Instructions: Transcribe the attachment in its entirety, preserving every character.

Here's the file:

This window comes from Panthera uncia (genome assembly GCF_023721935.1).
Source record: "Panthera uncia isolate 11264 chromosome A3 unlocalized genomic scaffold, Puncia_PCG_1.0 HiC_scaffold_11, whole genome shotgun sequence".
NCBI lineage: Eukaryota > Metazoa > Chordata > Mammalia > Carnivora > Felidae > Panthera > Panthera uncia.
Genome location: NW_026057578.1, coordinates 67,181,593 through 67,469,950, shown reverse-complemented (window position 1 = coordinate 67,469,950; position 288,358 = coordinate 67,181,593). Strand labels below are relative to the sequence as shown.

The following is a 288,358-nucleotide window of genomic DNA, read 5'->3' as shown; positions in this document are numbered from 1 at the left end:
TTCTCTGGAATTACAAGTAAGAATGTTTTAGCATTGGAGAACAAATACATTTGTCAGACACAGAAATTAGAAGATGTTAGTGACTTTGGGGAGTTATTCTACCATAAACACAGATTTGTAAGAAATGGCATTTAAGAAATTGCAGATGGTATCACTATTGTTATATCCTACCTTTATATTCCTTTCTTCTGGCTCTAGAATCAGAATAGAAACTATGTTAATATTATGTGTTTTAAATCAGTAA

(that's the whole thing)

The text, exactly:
This window comes from Panthera uncia (genome assembly GCF_023721935.1).
Source record: "Panthera uncia isolate 11264 chromosome A3 unlocalized genomic scaffold, Puncia_PCG_1.0 HiC_scaffold_11, whole genome shotgun sequence".
NCBI lineage: Eukaryota > Metazoa > Chordata > Mammalia > Carnivora > Felidae > Panthera > Panthera uncia.
Genome location: NW_026057578.1, coordinates 67,181,593 through 67,469,950, shown reverse-complemented (window position 1 = coordinate 67,469,950; position 288,358 = coordinate 67,181,593). Strand labels below are relative to the sequence as shown.

The following is a 288,358-nucleotide window of genomic DNA, read 5'->3' as shown; positions in this document are numbered from 1 at the left end:
TTCTCTGGAATTACAAGTAAGAATGTTTTAGCATTGGAGAACAAATACATTTGTCAGACACAGAAATTAGAAGATGTTAGTGACTTTGGGGAGTTATTCTACCATAAACACAGATTTGTAAGAAATGGCATTTAAGAAATTGCAGATGGTATCACTATTGTTATATCCTACCTTTATATTCCTTTCTTCTGGCTCTAGAATCAGAATAGAAACTATGTTAATATTATGTGTTTTAAATCAGTAA